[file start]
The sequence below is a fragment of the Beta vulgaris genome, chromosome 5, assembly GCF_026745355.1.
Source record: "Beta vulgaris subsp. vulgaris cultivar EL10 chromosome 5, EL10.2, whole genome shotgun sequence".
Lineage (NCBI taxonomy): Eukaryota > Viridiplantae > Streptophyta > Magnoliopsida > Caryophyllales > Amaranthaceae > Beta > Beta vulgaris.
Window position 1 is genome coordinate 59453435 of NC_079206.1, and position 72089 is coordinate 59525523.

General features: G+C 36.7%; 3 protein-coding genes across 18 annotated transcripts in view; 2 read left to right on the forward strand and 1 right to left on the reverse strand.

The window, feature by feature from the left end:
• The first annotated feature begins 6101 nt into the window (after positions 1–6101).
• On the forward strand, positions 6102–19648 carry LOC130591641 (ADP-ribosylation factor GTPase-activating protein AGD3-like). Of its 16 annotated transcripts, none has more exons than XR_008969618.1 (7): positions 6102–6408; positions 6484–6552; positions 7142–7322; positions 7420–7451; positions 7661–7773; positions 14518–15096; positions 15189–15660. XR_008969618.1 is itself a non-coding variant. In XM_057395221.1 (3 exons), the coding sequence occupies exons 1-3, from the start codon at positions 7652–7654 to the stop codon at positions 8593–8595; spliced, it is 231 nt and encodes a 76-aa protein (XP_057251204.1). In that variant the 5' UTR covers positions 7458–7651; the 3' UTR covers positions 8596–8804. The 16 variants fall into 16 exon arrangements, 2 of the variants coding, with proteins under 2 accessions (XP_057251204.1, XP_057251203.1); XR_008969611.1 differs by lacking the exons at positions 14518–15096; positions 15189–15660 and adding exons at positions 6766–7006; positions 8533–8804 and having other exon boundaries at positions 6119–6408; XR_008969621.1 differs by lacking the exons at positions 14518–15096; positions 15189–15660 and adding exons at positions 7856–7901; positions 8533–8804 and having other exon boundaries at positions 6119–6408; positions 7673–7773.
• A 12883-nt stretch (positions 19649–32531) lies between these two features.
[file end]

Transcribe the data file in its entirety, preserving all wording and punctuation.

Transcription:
The sequence below is a fragment of the Beta vulgaris genome, chromosome 5, assembly GCF_026745355.1.
Source record: "Beta vulgaris subsp. vulgaris cultivar EL10 chromosome 5, EL10.2, whole genome shotgun sequence".
Lineage (NCBI taxonomy): Eukaryota > Viridiplantae > Streptophyta > Magnoliopsida > Caryophyllales > Amaranthaceae > Beta > Beta vulgaris.
Window position 1 is genome coordinate 59453435 of NC_079206.1, and position 72089 is coordinate 59525523.

General features: G+C 36.7%; 3 protein-coding genes across 18 annotated transcripts in view; 2 read left to right on the forward strand and 1 right to left on the reverse strand.

The window, feature by feature from the left end:
• The first annotated feature begins 6101 nt into the window (after positions 1–6101).
• On the forward strand, positions 6102–19648 carry LOC130591641 (ADP-ribosylation factor GTPase-activating protein AGD3-like). Of its 16 annotated transcripts, none has more exons than XR_008969618.1 (7): positions 6102–6408; positions 6484–6552; positions 7142–7322; positions 7420–7451; positions 7661–7773; positions 14518–15096; positions 15189–15660. XR_008969618.1 is itself a non-coding variant. In XM_057395221.1 (3 exons), the coding sequence occupies exons 1-3, from the start codon at positions 7652–7654 to the stop codon at positions 8593–8595; spliced, it is 231 nt and encodes a 76-aa protein (XP_057251204.1). In that variant the 5' UTR covers positions 7458–7651; the 3' UTR covers positions 8596–8804. The 16 variants fall into 16 exon arrangements, 2 of the variants coding, with proteins under 2 accessions (XP_057251204.1, XP_057251203.1); XR_008969611.1 differs by lacking the exons at positions 14518–15096; positions 15189–15660 and adding exons at positions 6766–7006; positions 8533–8804 and having other exon boundaries at positions 6119–6408; XR_008969621.1 differs by lacking the exons at positions 14518–15096; positions 15189–15660 and adding exons at positions 7856–7901; positions 8533–8804 and having other exon boundaries at positions 6119–6408; positions 7673–7773.
• A 12883-nt stretch (positions 19649–32531) lies between these two features.